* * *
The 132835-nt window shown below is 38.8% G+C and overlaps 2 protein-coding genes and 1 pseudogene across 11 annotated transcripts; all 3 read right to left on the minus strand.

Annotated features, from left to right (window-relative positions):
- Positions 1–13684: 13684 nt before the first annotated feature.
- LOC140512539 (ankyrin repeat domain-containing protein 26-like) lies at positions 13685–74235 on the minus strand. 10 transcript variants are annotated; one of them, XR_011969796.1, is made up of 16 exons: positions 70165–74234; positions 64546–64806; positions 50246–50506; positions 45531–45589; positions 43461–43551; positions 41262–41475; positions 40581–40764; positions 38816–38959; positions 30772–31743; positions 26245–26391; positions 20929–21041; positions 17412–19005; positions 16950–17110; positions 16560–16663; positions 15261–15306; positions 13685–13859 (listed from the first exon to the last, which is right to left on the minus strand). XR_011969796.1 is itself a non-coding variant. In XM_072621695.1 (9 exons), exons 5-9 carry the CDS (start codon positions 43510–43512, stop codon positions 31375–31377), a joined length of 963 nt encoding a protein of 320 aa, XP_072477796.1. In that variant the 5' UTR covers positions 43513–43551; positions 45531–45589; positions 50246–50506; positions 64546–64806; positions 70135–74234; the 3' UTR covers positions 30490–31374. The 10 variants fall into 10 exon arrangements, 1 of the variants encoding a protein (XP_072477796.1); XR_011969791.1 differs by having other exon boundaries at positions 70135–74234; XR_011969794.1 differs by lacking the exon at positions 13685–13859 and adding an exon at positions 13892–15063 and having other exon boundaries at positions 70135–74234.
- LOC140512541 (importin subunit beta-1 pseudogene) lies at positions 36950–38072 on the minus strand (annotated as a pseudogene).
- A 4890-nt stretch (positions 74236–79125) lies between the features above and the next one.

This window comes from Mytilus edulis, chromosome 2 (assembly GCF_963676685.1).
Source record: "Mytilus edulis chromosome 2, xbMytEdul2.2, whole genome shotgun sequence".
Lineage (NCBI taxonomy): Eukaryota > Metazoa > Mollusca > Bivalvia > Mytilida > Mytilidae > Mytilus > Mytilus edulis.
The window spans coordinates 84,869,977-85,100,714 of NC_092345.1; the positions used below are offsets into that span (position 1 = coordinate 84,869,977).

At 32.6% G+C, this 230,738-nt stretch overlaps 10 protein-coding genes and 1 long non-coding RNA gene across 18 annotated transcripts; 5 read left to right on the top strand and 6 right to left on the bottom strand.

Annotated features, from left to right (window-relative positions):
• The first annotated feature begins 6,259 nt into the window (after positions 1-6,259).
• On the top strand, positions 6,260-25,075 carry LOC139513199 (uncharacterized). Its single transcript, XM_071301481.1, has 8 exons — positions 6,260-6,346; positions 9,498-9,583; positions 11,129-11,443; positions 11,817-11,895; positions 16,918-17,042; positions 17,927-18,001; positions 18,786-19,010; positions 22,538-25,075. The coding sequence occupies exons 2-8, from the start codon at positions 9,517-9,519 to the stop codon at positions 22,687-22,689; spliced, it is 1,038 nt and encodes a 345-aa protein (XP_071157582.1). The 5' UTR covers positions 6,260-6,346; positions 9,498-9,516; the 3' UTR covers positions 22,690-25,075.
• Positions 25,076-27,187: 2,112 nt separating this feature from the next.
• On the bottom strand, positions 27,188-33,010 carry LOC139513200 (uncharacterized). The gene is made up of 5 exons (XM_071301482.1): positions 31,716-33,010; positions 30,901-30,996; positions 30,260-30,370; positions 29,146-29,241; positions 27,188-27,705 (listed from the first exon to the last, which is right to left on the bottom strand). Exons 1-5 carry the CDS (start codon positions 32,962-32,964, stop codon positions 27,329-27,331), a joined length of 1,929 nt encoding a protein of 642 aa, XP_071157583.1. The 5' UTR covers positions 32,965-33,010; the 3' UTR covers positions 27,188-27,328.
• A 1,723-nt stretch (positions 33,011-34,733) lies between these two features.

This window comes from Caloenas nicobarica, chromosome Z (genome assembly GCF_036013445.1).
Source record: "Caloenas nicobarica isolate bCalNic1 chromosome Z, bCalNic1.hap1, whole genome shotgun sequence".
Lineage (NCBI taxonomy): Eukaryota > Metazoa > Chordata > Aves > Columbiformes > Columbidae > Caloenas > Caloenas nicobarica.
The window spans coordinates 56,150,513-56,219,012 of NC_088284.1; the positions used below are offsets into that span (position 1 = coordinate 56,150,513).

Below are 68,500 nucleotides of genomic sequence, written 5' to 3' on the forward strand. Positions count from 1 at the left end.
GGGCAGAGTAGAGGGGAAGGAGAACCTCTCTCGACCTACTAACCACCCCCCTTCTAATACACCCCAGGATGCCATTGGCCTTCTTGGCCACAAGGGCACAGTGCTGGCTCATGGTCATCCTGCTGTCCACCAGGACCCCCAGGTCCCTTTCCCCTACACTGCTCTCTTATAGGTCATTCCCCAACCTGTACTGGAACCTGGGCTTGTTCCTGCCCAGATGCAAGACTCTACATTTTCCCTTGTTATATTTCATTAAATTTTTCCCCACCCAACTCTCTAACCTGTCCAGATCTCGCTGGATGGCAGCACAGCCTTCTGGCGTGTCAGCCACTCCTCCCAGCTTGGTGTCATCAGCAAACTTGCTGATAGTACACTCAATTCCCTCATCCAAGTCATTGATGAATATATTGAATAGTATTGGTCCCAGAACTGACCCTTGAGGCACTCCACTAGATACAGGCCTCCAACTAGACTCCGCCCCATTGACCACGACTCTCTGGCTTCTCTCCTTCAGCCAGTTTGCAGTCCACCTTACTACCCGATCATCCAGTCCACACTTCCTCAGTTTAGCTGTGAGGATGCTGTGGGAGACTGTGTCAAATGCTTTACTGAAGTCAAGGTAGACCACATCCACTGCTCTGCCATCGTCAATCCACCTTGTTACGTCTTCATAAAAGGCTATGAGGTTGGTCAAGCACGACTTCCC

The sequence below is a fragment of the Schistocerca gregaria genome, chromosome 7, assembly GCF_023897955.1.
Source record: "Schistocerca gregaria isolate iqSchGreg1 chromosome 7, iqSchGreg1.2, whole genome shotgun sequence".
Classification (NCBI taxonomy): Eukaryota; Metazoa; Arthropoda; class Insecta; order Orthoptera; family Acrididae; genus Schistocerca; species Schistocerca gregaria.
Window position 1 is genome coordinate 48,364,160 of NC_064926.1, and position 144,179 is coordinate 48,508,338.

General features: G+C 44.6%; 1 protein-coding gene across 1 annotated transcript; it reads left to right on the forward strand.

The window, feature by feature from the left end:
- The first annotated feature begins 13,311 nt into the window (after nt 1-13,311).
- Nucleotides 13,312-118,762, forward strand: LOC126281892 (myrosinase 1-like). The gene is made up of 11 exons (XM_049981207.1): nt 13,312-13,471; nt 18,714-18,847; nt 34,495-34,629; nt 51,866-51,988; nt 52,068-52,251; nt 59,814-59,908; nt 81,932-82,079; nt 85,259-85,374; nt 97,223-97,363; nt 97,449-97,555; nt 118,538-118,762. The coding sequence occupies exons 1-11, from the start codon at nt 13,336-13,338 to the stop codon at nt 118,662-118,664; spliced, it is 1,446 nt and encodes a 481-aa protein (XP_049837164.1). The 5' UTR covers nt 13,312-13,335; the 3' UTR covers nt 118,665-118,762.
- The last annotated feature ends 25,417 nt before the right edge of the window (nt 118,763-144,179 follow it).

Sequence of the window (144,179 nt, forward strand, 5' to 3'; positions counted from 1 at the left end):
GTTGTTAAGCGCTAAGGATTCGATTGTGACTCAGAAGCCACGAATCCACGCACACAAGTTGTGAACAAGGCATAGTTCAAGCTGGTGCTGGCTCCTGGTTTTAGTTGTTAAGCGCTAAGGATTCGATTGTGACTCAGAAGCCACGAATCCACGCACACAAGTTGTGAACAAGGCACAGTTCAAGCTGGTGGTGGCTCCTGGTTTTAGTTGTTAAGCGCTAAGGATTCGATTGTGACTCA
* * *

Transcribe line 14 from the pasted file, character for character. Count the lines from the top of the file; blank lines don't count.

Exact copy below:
• On the top strand, positions 6,260-25,075 carry LOC139513199 (uncharacterized). Its single transcript, XM_071301481.1, has 8 exons — positions 6,260-6,346; positions 9,498-9,583; positions 11,129-11,443; positions 11,817-11,895; positions 16,918-17,042; positions 17,927-18,001; positions 18,786-19,010; positions 22,538-25,075. The coding sequence occupies exons 2-8, from the start codon at positions 9,517-9,519 to the stop codon at positions 22,687-22,689; spliced, it is 1,038 nt and encodes a 345-aa protein (XP_071157582.1). The 5' UTR covers positions 6,260-6,346; positions 9,498-9,516; the 3' UTR covers positions 22,690-25,075.